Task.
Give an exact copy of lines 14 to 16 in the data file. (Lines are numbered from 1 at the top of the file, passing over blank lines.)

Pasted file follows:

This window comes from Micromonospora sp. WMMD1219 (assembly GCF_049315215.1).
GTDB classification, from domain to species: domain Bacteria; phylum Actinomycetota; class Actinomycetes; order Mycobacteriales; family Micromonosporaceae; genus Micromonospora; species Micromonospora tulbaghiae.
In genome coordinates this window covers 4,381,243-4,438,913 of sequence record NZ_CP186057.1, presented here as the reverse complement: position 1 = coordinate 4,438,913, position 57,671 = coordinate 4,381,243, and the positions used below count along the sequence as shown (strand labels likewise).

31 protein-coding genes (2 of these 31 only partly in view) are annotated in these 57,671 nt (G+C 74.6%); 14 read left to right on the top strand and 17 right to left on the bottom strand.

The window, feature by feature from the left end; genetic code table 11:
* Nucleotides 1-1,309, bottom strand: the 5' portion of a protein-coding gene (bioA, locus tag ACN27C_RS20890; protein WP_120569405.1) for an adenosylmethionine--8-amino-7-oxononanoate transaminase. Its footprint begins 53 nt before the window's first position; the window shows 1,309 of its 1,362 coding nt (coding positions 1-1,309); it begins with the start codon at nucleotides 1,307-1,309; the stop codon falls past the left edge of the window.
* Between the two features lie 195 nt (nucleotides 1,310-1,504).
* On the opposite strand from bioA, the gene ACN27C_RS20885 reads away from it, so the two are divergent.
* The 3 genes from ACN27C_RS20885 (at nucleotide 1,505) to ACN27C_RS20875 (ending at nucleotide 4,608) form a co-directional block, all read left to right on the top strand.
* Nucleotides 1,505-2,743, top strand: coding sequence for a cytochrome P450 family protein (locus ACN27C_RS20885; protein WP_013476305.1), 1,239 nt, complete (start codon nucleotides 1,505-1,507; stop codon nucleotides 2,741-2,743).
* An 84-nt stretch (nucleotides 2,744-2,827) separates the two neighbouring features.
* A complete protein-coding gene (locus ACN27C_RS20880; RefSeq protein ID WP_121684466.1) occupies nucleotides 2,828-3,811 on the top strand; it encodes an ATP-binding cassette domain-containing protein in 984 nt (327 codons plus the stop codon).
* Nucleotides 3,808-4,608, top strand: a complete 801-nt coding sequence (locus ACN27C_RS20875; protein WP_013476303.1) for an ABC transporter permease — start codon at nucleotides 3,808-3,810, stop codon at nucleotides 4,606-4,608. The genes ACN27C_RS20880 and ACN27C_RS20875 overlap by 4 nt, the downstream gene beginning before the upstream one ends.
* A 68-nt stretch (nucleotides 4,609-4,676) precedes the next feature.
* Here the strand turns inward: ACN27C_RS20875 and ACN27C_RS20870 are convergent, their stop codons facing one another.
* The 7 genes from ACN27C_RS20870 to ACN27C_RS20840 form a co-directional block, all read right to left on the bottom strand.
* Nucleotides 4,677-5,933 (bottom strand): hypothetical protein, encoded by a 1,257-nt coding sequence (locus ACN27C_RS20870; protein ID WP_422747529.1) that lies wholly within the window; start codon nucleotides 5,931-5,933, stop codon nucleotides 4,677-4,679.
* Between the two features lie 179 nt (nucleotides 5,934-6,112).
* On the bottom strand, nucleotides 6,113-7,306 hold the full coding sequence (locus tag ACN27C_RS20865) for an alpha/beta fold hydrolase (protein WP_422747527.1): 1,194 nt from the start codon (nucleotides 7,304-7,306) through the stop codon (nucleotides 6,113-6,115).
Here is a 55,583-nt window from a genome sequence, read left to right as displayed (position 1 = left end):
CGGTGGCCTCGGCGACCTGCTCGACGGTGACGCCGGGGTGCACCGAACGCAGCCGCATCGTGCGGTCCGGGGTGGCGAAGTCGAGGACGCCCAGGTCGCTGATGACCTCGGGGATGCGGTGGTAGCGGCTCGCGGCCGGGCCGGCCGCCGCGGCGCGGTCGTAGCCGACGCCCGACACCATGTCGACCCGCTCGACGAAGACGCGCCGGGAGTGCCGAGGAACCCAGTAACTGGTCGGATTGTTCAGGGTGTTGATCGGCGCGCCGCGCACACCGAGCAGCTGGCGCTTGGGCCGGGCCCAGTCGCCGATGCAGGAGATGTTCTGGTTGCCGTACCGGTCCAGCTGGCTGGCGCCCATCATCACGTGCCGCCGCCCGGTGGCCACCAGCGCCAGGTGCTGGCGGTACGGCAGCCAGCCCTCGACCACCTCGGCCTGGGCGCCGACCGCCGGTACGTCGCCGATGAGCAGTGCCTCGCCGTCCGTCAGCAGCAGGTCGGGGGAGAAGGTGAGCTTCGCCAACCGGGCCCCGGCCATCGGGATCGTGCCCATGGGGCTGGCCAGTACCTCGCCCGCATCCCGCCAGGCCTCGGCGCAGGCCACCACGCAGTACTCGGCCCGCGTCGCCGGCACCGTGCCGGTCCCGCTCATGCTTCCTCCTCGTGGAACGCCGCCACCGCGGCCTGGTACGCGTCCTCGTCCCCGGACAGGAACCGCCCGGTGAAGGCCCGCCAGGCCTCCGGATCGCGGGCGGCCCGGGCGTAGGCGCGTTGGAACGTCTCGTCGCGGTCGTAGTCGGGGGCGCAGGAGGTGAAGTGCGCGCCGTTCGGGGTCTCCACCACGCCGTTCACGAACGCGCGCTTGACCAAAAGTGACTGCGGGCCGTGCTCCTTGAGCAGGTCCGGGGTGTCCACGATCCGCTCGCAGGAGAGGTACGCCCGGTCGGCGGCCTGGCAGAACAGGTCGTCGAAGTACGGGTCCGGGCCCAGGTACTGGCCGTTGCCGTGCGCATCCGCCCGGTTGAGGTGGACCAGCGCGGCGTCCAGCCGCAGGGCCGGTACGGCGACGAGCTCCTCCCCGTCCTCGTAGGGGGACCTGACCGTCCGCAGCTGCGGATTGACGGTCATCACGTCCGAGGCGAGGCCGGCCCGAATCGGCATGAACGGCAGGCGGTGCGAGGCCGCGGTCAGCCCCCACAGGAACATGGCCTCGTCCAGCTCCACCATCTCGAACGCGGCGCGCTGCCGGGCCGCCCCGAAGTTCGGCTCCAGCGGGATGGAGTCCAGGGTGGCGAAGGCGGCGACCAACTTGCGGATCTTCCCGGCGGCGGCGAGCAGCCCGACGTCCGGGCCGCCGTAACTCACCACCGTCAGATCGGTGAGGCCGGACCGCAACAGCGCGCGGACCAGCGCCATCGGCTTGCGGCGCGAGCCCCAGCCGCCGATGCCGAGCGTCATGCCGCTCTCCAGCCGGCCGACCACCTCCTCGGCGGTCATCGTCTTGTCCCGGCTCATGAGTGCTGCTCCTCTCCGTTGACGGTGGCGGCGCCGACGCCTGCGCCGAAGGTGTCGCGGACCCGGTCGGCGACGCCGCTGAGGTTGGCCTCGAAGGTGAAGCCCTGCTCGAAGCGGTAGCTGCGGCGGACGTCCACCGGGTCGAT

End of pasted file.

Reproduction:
* A 68-nt stretch (nucleotides 4,609-4,676) precedes the next feature.
* Here the strand turns inward: ACN27C_RS20875 and ACN27C_RS20870 are convergent, their stop codons facing one another.
* The 7 genes from ACN27C_RS20870 to ACN27C_RS20840 form a co-directional block, all read right to left on the bottom strand.